Abdulmutallab ‘has been cooperating’

ABDULMUTALLAB ‘HAS BEEN COOPERATING’…. Over the weekend, in the official Republican weekly address, Sen. Susan Collins (R-Maine), who really ought to know better, blasted the Obama administration’s handling of the Abdulmutallab case. She was particularly incensed by “the irresponsible, indeed dangerous, decision on Abdulmutallab’s interrogation.”

Now, I can appreciate political opportunism as much as the next blogger. I can even understand trying to take advantage of a perceived weakness.

But these criticisms are just absurd. The Obama administration has not only dealt with the Abdulmutallab case by the book, but it’s also had considerable success that even Republicans should be satisfied with.

Umar Farouk Abdulmutallab, the Nigerian man accused of trying to blow up a jetliner bound for Detroit on Dec. 25, started talking to investigators after two of his family members arrived in the United States and helped earn his cooperation, a senior administration official said Tuesday evening.

Mr. Abdulmutallab, 23, began speaking to F.B.I. agents last week in Detroit and has not stopped, two government officials said. The officials declined to disclose what information was obtained from him, but said it was aiding in the investigation of the attempted terrorist attack.

“With the family, the F.B.I. approached the suspect,” the senior administration official said, speaking to reporters at the White House on the condition of anonymity because of the pending legal case. “He has been cooperating for days.”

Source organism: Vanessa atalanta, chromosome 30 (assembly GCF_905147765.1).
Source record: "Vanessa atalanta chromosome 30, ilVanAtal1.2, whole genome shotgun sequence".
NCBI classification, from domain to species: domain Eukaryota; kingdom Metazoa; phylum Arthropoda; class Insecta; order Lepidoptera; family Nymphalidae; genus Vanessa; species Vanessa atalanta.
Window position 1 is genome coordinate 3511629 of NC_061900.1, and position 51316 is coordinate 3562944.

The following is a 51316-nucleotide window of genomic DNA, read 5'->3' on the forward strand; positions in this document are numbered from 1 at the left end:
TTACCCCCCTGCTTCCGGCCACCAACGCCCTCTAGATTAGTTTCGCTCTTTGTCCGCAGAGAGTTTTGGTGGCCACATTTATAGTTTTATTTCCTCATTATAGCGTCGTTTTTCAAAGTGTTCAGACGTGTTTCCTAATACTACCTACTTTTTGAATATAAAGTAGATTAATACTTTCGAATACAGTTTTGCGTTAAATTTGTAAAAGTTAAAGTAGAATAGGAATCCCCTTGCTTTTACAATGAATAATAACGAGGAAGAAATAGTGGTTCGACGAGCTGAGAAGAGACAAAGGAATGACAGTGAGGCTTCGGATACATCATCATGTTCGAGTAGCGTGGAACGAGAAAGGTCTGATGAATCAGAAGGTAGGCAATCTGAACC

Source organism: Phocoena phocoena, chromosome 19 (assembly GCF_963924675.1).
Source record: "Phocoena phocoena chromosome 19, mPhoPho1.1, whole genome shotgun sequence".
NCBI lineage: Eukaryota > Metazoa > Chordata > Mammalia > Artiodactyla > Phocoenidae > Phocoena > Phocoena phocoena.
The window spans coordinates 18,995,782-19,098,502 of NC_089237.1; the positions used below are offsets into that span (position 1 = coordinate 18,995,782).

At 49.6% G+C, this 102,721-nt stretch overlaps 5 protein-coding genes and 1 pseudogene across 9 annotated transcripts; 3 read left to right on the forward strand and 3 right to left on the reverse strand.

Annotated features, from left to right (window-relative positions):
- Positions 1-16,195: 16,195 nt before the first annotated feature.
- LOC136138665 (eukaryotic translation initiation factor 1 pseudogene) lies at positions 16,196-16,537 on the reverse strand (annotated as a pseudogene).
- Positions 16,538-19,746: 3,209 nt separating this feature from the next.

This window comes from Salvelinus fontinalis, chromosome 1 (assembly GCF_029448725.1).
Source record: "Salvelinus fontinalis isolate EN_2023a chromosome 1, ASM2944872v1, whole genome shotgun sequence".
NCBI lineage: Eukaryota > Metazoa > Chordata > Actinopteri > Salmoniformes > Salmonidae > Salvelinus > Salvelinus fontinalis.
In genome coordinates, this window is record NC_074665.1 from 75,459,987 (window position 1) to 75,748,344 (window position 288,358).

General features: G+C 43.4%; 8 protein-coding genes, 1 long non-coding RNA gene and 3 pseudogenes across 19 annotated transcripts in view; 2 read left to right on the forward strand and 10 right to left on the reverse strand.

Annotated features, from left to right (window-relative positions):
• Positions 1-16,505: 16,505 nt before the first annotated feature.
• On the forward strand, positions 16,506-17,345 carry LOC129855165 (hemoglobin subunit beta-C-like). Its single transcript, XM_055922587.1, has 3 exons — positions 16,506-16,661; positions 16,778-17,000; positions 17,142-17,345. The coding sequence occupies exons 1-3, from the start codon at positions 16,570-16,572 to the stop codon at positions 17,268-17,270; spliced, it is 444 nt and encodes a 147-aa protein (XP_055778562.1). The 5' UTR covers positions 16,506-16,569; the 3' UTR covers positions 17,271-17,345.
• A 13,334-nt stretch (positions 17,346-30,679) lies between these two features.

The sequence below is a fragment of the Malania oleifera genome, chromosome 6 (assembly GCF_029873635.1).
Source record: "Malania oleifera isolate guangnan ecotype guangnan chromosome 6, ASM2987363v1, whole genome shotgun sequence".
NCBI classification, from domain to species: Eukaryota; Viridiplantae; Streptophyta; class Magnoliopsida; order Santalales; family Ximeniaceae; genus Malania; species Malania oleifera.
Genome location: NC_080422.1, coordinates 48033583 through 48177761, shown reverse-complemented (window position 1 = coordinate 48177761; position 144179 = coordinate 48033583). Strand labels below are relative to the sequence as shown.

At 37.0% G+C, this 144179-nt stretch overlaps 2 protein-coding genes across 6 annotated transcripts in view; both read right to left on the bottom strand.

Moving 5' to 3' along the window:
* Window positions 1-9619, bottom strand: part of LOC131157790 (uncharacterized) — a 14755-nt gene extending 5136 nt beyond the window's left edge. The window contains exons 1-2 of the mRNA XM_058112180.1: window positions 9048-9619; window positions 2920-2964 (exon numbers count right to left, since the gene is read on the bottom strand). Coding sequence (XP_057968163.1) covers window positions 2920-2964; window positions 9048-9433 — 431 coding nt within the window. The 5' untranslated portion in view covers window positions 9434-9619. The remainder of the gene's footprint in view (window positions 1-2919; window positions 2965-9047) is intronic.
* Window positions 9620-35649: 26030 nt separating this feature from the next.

For weeks, conservative lawmakers, activists, and media personalities have insisted that the administration had made a terrible mistake — making Abdulmutallab aware of his rights, failing to interrogate the suspect, and neglecting to gain potentially valuable intelligence.

The talking points may make for spirited Fox News broadcasts, but they’re also at odds with reality.

“The intelligence gained has been disseminated throughout the intelligence community,” the official said, adding, “The best way to get him to talk was working with his family.”

Another federal official said Mr. Abdulmutallab had provided information about people he met in Yemen, where he is believed to have receiving training and explosives from Al Qaeda in the Arabian Peninsula, a branch of the terrorist network.

“He’s retracing his activities over there,” said the official, who would discuss the case only on the condition of anonymity. “You run to ground what he tells you, validate it and follow up. You build a relationship. It’s a pretty standard process.”

Imagine that. The right’s bed-wetting notwithstanding, the Obama administration handing the matter exactly as it should, and the current approach has “been very successful.”

Conservatives have been on the offensive, but they’ve been attacking from a position of weakness and ignorance. This isn’t the way to improve already-suspect credibility on national security matters.